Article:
Fierce Roman commander Marcus Vinicius becomes infatuated with beautiful Christian hostage Lygia and begins questioning the tyrannical leadership of the despot Emperor Nero.


Mervyn LeRoy, Anthony Mann (uncredited)


John Lee Mahin (screen play), S.N. Behrman (screen play) | 2 more credits »
4,925 ( 2,892)
Nominated for 8 Oscars. Another 4 wins & 2 nominations. See more awards »





Cast overview, first billed only:
Robert Taylor ... Marcus Vinicius
Deborah Kerr ... Lygia
Leo Genn ... Petronius
Peter Ustinov ... Nero
Patricia Laffan ... Poppaea
Finlay Currie ... Peter
Abraham Sofaer ... Paul
Marina Berti ... Eunice
Buddy Baer ... Ursus
Felix Aylmer ... Plautius
Nora Swinburne ... Pomponia
Ralph Truman Ralph Truman ... Tigellinus
Norman Wooland ... Nerva
Peter Miles ... Nazarius
Geoffrey Dunn Geoffrey Dunn ... Terpnos


Returning to Rome after three years in the field, General Marcus Vinicius (Robert Taylor) meets Lygia (Deborah Kerr) and falls in love with her, though as a Christian, she wants nothing to do with a warrior. Though she grew up Roman, the adopted daughter of a retired General, Lygia is technically a hostage of Rome. Marcus gets Emperor Nero (Sir Peter Ustinov) to give her to him for services rendered, but finds himself succumbing gradually to her Christian faith. Written by John Oswalt <>

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THIS IS THE BIG ONE! The splendor and savagery of the world's wickedest empire! Three hours of spectacle you'll remember for a lifetime! [1964 re-release] See more »


Not Rated | See all certifications »

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Did You Know?


Howard Koch was at first supposed to be assistant director, but under the condition that his wife was with him, away from home in Italy. Mervyn Le Roy refused and so Koch was removed from assistant director job. See more »


As Petronius is committing suicide, one of his friends lays his head down on the table in grief. From one angle, it's a friend on the right side of the table. From a similar angle, it's a friend on the left side of the table, and it does not appear to be the same actor in the scene. See more »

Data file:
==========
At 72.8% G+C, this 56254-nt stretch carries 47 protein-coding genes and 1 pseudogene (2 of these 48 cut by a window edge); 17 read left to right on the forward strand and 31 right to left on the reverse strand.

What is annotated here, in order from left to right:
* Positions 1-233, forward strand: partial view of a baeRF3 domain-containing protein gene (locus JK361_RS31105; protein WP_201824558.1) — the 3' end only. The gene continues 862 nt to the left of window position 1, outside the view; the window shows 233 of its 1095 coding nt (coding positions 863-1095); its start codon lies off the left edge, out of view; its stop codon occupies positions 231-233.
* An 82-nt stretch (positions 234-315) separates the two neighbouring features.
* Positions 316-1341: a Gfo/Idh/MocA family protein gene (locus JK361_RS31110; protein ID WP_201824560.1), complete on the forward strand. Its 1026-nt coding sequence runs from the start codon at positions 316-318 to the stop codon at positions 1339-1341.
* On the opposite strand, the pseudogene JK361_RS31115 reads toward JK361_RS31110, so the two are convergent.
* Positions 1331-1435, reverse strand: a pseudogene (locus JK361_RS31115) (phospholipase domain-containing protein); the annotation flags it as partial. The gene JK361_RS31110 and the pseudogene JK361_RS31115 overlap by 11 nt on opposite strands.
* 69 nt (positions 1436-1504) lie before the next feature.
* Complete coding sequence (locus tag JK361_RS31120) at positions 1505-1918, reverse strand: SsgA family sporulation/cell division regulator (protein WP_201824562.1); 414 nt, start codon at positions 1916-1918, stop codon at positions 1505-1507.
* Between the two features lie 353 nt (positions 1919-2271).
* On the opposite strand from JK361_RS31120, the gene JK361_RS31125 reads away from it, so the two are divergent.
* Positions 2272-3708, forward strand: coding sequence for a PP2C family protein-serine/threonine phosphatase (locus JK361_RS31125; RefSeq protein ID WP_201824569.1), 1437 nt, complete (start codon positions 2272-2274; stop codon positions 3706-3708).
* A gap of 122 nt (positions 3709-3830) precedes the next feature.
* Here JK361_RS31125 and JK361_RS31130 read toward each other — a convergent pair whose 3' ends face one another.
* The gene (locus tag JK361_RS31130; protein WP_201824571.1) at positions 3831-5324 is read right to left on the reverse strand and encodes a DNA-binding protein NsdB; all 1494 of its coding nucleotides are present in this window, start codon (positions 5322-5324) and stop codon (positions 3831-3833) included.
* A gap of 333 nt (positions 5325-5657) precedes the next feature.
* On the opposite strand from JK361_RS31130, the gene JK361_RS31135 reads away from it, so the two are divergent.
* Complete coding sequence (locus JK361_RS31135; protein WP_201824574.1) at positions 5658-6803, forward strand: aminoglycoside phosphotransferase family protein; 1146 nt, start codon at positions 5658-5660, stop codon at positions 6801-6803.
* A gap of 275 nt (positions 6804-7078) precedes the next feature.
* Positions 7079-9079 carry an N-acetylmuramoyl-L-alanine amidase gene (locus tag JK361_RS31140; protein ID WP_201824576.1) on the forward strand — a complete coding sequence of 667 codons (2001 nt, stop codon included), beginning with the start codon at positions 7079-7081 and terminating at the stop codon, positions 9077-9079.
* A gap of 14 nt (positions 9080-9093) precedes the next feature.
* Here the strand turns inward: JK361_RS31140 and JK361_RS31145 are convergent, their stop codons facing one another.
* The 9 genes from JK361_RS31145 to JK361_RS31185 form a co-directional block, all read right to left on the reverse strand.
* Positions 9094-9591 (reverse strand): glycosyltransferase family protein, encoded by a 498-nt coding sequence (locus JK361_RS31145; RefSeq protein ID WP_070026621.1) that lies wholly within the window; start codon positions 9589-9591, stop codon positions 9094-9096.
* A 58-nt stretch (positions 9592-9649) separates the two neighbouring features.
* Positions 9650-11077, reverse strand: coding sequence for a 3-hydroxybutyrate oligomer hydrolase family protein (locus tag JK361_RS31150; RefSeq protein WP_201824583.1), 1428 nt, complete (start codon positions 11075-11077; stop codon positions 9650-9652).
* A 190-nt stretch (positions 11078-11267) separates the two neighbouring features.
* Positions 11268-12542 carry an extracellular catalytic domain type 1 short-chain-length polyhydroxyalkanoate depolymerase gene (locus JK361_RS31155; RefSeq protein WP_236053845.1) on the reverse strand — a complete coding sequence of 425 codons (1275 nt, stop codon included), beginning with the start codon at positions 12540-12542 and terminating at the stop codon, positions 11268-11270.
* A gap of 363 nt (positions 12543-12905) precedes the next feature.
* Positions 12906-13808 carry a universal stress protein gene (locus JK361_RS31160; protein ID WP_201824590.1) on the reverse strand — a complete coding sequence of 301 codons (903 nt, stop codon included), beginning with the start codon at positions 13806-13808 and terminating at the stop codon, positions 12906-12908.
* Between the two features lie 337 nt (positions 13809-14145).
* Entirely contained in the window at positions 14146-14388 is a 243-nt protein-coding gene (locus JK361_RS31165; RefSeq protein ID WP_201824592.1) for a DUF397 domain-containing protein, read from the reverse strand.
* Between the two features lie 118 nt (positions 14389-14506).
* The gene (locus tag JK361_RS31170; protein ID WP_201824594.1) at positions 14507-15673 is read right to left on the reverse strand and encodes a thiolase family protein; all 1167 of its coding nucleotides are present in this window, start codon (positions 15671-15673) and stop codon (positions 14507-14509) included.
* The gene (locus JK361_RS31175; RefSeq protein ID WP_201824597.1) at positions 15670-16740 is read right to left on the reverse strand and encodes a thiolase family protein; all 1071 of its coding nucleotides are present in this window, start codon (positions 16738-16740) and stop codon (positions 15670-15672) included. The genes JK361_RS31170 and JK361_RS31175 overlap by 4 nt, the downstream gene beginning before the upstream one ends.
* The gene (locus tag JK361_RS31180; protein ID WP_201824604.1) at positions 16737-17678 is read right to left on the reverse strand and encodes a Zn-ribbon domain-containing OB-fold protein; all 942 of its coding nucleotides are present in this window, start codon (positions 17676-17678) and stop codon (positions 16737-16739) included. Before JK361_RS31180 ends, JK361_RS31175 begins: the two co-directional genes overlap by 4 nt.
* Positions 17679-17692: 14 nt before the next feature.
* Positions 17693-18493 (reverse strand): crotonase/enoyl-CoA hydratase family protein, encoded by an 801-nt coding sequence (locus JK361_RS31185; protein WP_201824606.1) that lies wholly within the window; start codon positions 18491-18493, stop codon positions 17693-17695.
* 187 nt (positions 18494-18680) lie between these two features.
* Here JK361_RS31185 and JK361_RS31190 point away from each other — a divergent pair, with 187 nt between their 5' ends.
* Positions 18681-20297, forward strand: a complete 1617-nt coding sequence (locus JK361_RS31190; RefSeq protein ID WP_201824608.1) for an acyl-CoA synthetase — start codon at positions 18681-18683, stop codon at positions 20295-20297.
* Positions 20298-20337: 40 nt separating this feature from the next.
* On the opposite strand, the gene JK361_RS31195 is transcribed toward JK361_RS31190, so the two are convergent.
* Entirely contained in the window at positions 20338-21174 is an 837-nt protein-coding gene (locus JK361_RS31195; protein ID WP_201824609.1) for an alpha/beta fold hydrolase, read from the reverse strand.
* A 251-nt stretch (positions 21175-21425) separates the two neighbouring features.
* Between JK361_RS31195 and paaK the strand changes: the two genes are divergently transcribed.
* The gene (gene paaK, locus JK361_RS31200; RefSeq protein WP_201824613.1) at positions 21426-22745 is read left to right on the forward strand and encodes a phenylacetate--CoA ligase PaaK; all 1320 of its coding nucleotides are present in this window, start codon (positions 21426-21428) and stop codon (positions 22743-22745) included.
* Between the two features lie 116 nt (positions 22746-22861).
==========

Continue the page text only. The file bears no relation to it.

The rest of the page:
Poppaea: It is foolish to kill those you hate, because once dead they are beyond pain.
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Alternate Versions

The DVD release restores the original overture and exit music, which, up until that point, was only heard in the original roadshow release and in the 1964 roadshow re-release. See more »


Referenced in John Huston: The Man, the Movies, the Maverick (1988) See more »

User Reviews

Larger-than-life production with breathtaking scenarios and exciting scenes
10 April 2006 | by ma-cortesSee all my reviews

During 63 a.d. a Roman official prefect named Marco Vinicio (Robert Taylor) returns from Gaul wars and goes home Petronius (Leo Genn and enamored the gorgeous slave played by Marina Berti ), adviser of emperor Nero (Peter Ustinov) . Vinicio confess him he has fallen in love from Ligia (Deborah Kerr) , a virginal and mysterious young whom has known in the Plautus's home (Felix Aylmer and wife Nora Swinburne) . Meantime , the Christians are accused by Nero (Peter Ustinov) , along with Poppea (Patricia Laffan) and Tijelinus (Ralph Truman) of burning the ancient Rome . Depraved emperor Nero wants to get rid the Christians followed by Apostle Peter (Finlay Currie) and Paul (Abraham Sofaer) and then orders burn on stakes and use them as meat for hungry lions . Vinicio helped by Ursus (Buddy Baer) risk their lives to save her .

This huge epic film gets lots of crowd scenarios, fabulous gowns, dramatic scenes and is realized on a giant scale , spectacular sequences and Christians' bloody martyrdom as lions attack in arena and cruel crucifixions . Originally cast in 1949 with Elizabeth Taylor as Lygia and Gregory Peck as Marcus Vinicius . But as the production changed hands the following year , the roles were recast with enjoyable Deborah Kerr and robust Robert Taylor . Among the many actresses who tried out for a role in the film : a pre-stardom Audrey Hepburn. Peter Ustinov's overwhelming hammy acting , he gives an immortal and unforgettable performance . Film debut of Bud Spencer , who plays one of the Emperor's guards and as extra appears Sofia Loren and her mother . The film was an epic colossal with big financial success , 32,000 costumes were used in the film ; besides , spectacularly and colorfully photographed by Robert Surtees and magnificent musical score by Myklos Rozsa . The movie was very well directed by Mervyn Leroy . The motion picture is the ultimate version of the classic novel by the Polish Henryk Sienkiewicz . Remade for television by Franco Rossi (1985) and inferior version (2001) by the Polish Jerzy Kawalerowicz .

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Release Date:

25 December 1951 (USA) See more »

Also Known As:

Qvo Vadis See more »


Box Office


$7,623,000 (estimated)

Cumulative Worldwide Gross:

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Company Credits

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Technical Specs


Sound Mix:

Mono (Western Electric Sound System)


Color (Technicolor)

Aspect Ratio:

1.37 : 1
See full technical specs »

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